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Journal of No. 118


October 30th, 2012

Risk Legacy @ 05:06 pm

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smaugslair got Risk Legacy for his birthday, and we've started up a campaign with aaronjv, graydons, and darkportent. It's a pretty neat idea. There's Risk at the core, but all sorts of interesting new frou-frou added. Each faction has special unique powers, and the players get to modify the rules, the cards, and the board by adding various stickers here and there that permanently change things. For instance, placing a bunker sticker on a territory gives the defender a +1 mod to die rolls. You might think a +1 here or there doesn't make much difference, but strategic use of them was very powerful in our first game (out of a campaign of 15).

Even before the first game there's a little modification to be done, as the factions get a choice of one of two powers (we chose by popular vote), and bonus resource dots go onto some of the territory cards. Just to document the current situation, our planet has

3-resource territories: Western Australia & Greenland
2-resource territories: Argentina, S. Africa, Alberta, Scandinavia, Afghanistan, China, Indonesia, Russia.

Player #1 Aaron got off to a quick start due both to his faction's power and luck in getting the 3-spot resource card for Western Australia. Burying himself in Australia meant that his HQ was the only one not threatened during the game.
I started fairly aggressively, taking S. America and plopping a fair sized force in North Africa.
Kevin spread out a bit in N. America.
Graydon, starting from Madagascar, decided that I did not belong in Africa, and came to smite me. Turn one hasn't even gone around once, and I had to whip out that bunker to fortify my troops in N. Africa. With a +1 on one die, and defender winning ties, it's pretty good for the defender. And Graydon's dice abandoned him. He sent squad after squad of suicide troops against me, until he had nothing left.
Ken spread out from Japan and rubbed up against Aaron.
On my next turn, I smooshed the last of Graydon.
Unfortunately, my modest enhancement of my troops along the border with N. America was seen as threatening, and Kevin took Venezuela.
Though Graydon had been knocked out, if there are still unoccupied territories, players can come back, though with a fairly small force. But it was enough for him to wreak annoying revenge on me. He retook N. Africa, separating my S. American forces from my African ones.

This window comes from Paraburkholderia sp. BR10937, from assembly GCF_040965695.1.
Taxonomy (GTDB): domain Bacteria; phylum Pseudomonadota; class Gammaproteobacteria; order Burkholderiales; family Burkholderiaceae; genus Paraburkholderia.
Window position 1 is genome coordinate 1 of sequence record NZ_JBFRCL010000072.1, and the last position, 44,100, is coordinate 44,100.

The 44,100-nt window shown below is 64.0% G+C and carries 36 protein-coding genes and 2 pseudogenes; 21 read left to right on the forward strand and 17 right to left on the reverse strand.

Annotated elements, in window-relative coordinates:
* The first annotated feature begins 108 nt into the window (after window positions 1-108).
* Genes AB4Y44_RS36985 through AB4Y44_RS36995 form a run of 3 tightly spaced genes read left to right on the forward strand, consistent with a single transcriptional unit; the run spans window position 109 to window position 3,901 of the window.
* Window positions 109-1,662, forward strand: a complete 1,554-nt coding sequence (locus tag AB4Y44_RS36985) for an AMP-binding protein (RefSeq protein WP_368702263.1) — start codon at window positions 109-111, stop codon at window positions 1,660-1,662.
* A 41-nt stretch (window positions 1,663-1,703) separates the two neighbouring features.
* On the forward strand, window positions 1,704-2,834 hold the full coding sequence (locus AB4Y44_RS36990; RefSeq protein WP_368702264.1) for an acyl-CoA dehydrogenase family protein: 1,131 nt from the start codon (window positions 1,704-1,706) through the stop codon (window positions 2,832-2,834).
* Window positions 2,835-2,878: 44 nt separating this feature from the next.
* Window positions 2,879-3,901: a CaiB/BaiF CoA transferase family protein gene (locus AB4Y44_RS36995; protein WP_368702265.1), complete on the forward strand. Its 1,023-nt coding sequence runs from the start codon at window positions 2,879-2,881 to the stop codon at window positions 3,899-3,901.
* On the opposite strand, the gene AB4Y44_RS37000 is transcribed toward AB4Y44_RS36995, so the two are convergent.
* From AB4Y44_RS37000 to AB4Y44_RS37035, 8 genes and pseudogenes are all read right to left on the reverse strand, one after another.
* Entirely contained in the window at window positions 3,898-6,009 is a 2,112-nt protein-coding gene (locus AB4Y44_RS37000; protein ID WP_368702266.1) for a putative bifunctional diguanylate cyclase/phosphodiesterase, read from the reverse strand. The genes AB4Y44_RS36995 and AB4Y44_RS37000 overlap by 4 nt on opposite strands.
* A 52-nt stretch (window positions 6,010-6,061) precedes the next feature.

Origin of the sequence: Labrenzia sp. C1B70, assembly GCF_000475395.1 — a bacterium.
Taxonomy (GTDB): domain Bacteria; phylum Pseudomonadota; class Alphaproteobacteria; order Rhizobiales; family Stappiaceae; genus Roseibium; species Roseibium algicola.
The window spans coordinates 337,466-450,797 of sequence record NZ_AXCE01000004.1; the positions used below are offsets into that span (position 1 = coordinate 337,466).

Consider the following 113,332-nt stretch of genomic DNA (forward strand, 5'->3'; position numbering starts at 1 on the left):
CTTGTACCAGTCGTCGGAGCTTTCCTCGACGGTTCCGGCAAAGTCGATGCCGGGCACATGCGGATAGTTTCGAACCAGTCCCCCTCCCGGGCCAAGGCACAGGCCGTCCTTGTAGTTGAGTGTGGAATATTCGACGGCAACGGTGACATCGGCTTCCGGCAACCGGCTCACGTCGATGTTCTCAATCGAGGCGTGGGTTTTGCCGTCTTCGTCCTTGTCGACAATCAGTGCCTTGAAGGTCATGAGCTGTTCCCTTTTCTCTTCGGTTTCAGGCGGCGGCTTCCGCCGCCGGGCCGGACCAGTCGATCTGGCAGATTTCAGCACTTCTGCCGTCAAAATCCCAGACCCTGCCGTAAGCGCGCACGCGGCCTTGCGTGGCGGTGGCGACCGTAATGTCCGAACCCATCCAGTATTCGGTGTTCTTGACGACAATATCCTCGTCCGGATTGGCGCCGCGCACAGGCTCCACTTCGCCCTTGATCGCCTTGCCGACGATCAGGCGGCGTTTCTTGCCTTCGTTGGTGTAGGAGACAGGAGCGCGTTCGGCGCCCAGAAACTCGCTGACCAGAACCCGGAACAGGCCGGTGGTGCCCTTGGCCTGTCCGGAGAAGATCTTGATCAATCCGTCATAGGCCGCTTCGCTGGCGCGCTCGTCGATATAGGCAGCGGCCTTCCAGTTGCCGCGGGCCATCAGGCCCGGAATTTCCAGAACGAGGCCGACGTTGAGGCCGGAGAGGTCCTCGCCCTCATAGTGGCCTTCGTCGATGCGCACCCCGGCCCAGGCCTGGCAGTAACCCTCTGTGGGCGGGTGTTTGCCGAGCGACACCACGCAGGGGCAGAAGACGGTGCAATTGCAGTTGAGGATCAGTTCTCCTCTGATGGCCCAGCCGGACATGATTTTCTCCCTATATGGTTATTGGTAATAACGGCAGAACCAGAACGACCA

Ken and Aaron battled it out, and Ken got the worst of it. By the end of it, Japan had changed hands a few times, and both Japan and China had Ammo Shortages placed on them (defender has a -1 penalty).
I had to rebuild some, making sure to take the Middle East, so that Aaron didn't have the whole continent, and making a gentleman's agreement to leave Kevin alone, so he could face off against Aaron via the Alaska to Kamchatka route. Kevin and Aaron battle some, while Graydon and Ken try to spoil everything for everyone.
Aaron makes a beeline to take Graydon's former HQ in Madagascar (now in my control). If he succeeds, he wins the game. It was one of those scary things, as he plows his army through my poorly defended territories and then gets ready to batter away at reasonably defended Madagascar (now also supplied with a bunker by Kevin). The bunker bonus was just barely enough to keep Aaron out.
And then, alas, I saw my own chance to seize the laurels. Though it required smashing my way through my erstwhile ally Kevin. This is just how global domination works, I'm afraid. And Graydon whipped out one last bunker to protect Kevin's HQ in Ontario, but I just had enough to make it happen and won the game. Whew!
Then there are victory rewards. As the winner, I placed a major city in North Africa to honor my great early victory there. The other gents placed minor cities. So the final map situation is....

Casablanca (major city) in N. Africa, with bunker.
Other bunkers: Madagascar, Ontario
Ammo shortages: China, Japan
Minor cities:
Ursa Minor in Greenland
Bad Rolls in Great Britain
The Shire in New Guinea
Keningrad in Russia

Looking forward to seeing how the campaign progresses. It's all kind of a stunt with the modifications, and envelopes to be opened at certain times. But it's definitely a fun and engaging stunt.
 
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Journal of No. 118